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Dengue vaccines for travelers.
Expert Rev Vaccines. 2008 Jul; 7(5):569-78.ER

Abstract

Dengue is an arthropod-borne infection caused by a flavivirus and spread by the Aedes mosquitoes. Many of the countries where dengue is endemic are popular tourist destinations and the disease is an increasingly important problem encountered by international travelers. Personal protection against the day-feeding dengue vectors is problematic, indicating the urgent need for a dengue vaccine. This review discusses the challenges of vaccine development, current vaccine strategies and the prospects for the availability of a vaccine for travelers in the future. Cost-effectiveness studies will need to take into account many factors, including the attack rate of dengue in travelers, the proportion of travelers who will need hospitalization, the cost of altered travel itineraries, the cost of the vaccine, duration of travel, destination and season. To be licensed as a travelers' vaccine, vaccine trials must address safety, immunogenicity, duration of protection, schedules and boosters in adults (in particular in immunologically naive adults), trials that may differ from those conducted in endemic countries. Vaccine schedules with long intervals would be a major obstacle to the uptake of the vaccine by travelers. Enhanced reactogenicity or interference with immunization must be effectively excluded for travelers with prior or concurrent vaccination against other flaviviruses, such as yellow fever or Japanese encephalitis. Licensing dengue as a travelers' vaccine poses unique challenges beyond the development of a vaccine for the endemic population.

Authors+Show Affiliations

Travelers' Screening and Vaccination Clinic, National University of Singapore, Kent Ridge Road, 119076 Singapore. epvws@pacific.net.sgNo affiliation info available

Pub Type(s)

Journal Article
Review

Language

eng

PubMed ID

18564012

Citation

Wilder-Smith, Annelies, and Jacqueline L. Deen. "Dengue Vaccines for Travelers." Expert Review of Vaccines, vol. 7, no. 5, 2008, pp. 569-78.
Wilder-Smith A, Deen JL. Dengue vaccines for travelers. Expert Rev Vaccines. 2008;7(5):569-78.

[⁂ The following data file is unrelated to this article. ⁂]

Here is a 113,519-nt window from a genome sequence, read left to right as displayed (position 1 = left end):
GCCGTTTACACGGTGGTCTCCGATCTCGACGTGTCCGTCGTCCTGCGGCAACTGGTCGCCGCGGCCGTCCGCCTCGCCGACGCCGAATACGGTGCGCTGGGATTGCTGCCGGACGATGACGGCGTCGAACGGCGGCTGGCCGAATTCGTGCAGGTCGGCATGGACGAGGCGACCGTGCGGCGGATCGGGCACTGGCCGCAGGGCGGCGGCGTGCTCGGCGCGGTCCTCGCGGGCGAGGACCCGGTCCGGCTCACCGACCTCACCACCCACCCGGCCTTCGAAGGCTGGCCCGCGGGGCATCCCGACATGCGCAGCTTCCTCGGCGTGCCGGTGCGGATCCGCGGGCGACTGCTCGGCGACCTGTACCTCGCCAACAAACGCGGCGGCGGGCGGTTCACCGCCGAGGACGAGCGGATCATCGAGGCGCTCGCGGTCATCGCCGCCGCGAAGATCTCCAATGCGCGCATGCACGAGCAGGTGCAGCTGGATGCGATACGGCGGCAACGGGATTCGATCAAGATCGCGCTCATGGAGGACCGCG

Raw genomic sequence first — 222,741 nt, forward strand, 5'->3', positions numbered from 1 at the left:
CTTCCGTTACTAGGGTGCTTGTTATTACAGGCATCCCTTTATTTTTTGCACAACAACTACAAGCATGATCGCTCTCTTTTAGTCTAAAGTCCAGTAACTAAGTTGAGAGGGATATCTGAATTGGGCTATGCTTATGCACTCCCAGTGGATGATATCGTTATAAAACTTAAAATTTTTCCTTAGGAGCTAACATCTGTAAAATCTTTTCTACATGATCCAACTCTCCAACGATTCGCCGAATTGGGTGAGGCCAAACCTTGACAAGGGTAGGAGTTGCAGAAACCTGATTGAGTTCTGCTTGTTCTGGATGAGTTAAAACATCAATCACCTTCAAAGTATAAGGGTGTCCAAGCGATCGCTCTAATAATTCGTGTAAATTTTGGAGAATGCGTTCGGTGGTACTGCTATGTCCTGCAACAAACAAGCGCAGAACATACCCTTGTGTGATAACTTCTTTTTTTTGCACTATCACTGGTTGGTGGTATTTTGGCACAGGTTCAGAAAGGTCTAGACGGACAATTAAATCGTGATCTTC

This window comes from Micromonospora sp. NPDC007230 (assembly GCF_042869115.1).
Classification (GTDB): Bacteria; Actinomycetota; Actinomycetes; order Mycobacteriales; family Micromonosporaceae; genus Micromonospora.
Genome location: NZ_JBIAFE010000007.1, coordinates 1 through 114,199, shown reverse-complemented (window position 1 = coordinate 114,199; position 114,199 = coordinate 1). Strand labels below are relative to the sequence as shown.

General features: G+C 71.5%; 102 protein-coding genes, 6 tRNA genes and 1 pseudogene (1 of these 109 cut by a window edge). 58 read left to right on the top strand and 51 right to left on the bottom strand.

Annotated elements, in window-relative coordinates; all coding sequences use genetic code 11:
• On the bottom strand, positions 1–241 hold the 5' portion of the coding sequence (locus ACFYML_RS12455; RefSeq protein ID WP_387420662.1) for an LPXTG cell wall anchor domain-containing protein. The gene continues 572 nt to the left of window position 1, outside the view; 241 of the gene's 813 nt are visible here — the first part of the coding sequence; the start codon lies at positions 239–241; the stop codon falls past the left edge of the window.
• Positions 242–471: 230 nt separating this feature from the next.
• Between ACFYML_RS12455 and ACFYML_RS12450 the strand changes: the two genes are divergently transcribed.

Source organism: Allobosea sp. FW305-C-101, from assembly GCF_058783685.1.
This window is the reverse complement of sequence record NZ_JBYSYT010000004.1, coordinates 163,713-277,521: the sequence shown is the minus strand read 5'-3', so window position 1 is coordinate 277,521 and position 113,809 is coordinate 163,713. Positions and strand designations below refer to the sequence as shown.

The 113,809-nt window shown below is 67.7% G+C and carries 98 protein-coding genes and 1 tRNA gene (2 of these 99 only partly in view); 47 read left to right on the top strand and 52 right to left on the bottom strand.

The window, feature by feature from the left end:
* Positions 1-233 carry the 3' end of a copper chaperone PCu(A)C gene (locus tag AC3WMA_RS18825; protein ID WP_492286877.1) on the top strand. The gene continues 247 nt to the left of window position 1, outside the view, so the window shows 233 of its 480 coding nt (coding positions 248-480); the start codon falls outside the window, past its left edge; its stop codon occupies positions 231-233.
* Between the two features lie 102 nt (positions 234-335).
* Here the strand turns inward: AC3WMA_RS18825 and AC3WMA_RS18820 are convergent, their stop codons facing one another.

Wilder-Smith, A., & Deen, J. L. (2008). Dengue vaccines for travelers. Expert Review of Vaccines, 7(5), 569-78. https://doi.org/10.1586/14760584.7.5.569
Wilder-Smith A, Deen JL. Dengue Vaccines for Travelers. Expert Rev Vaccines. 2008;7(5):569-78. PubMed PMID: 18564012.
* Article titles in AMA citation format should be in sentence-case
TY - JOUR T1 - Dengue vaccines for travelers. AU - Wilder-Smith,Annelies, AU - Deen,Jacqueline L, PY - 2008/6/20/pubmed PY - 2008/8/16/medline PY - 2008/6/20/entrez SP - 569 EP - 78 JF - Expert review of vaccines JO - Expert Rev Vaccines VL - 7 IS - 5 N2 - Dengue is an arthropod-borne infection caused by a flavivirus and spread by the Aedes mosquitoes. Many of the countries where dengue is endemic are popular tourist destinations and the disease is an increasingly important problem encountered by international travelers. Personal protection against the day-feeding dengue vectors is problematic, indicating the urgent need for a dengue vaccine. This review discusses the challenges of vaccine development, current vaccine strategies and the prospects for the availability of a vaccine for travelers in the future. Cost-effectiveness studies will need to take into account many factors, including the attack rate of dengue in travelers, the proportion of travelers who will need hospitalization, the cost of altered travel itineraries, the cost of the vaccine, duration of travel, destination and season. To be licensed as a travelers' vaccine, vaccine trials must address safety, immunogenicity, duration of protection, schedules and boosters in adults (in particular in immunologically naive adults), trials that may differ from those conducted in endemic countries. Vaccine schedules with long intervals would be a major obstacle to the uptake of the vaccine by travelers. Enhanced reactogenicity or interference with immunization must be effectively excluded for travelers with prior or concurrent vaccination against other flaviviruses, such as yellow fever or Japanese encephalitis. Licensing dengue as a travelers' vaccine poses unique challenges beyond the development of a vaccine for the endemic population. SN - 1744-8395 UR - https://www.unboundmedicine.com/medline/citation/18564012/Dengue_vaccines_for_travelers_ L2 - http://www.tandfonline.com/doi/full/10.1586/14760584.7.5.569 DB - PRIME DP - Unbound Medicine ER -